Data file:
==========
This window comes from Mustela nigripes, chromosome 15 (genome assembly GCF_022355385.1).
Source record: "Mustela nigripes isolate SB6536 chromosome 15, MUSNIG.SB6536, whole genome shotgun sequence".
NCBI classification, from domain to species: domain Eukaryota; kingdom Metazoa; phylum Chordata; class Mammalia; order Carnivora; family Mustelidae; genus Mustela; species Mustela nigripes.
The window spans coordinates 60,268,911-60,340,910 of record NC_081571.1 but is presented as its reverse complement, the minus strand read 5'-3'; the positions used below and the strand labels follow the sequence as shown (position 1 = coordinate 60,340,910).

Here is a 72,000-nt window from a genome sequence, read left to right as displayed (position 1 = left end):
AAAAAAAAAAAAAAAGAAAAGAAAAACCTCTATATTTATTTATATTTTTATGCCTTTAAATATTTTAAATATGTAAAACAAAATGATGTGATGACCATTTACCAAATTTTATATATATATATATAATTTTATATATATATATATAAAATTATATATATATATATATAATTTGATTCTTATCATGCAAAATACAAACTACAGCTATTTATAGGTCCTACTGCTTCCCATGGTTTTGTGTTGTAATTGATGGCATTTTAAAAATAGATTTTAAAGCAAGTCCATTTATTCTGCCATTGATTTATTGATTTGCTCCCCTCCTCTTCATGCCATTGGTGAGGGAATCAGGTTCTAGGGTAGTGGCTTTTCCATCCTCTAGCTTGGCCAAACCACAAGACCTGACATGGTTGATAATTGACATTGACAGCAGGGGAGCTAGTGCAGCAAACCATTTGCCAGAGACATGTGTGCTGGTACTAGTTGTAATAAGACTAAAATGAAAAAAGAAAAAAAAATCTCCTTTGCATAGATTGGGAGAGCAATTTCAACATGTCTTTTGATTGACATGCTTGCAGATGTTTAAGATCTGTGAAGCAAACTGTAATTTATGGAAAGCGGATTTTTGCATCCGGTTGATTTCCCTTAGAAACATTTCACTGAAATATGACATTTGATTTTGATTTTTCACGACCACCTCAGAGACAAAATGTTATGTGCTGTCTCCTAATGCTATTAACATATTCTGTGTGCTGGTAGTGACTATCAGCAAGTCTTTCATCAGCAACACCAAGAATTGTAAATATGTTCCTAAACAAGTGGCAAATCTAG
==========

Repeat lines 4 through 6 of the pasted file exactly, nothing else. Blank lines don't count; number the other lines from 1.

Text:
The window spans coordinates 60,268,911-60,340,910 of record NC_081571.1 but is presented as its reverse complement, the minus strand read 5'-3'; the positions used below and the strand labels follow the sequence as shown (position 1 = coordinate 60,340,910).

Here is a 72,000-nt window from a genome sequence, read left to right as displayed (position 1 = left end):
AAAAAAAAAAAAAAAGAAAAGAAAAACCTCTATATTTATTTATATTTTTATGCCTTTAAATATTTTAAATATGTAAAACAAAATGATGTGATGACCATTTACCAAATTTTATATATATATATATAATTTTATATATATATATATAAAATTATATATATATATATATAATTTGATTCTTATCATGCAAAATACAAACTACAGCTATTTATAGGTCCTACTGCTTCCCATGGTTTTGTGTTGTAATTGATGGCATTTTAAAAATAGATTTTAAAGCAAGTCCATTTATTCTGCCATTGATTTATTGATTTGCTCCCCTCCTCTTCATGCCATTGGTGAGGGAATCAGGTTCTAGGGTAGTGGCTTTTCCATCCTCTAGCTTGGCCAAACCACAAGACCTGACATGGTTGATAATTGACATTGACAGCAGGGGAGCTAGTGCAGCAAACCATTTGCCAGAGACATGTGTGCTGGTACTAGTTGTAATAAGACTAAAATGAAAAAAGAAAAAAAAATCTCCTTTGCATAGATTGGGAGAGCAATTTCAACATGTCTTTTGATTGACATGCTTGCAGATGTTTAAGATCTGTGAAGCAAACTGTAATTTATGGAAAGCGGATTTTTGCATCCGGTTGATTTCCCTTAGAAACATTTCACTGAAATATGACATTTGATTTTGATTTTTCACGACCACCTCAGAGACAAAATGTTATGTGCTGTCTCCTAATGCTATTAACATATTCTGTGTGCTGGTAGTGACTATCAGCAAGTCTTTCATCAGCAACACCAAGAATTGTAAATATGTTCCTAAACAAGTGGCAAATCTAG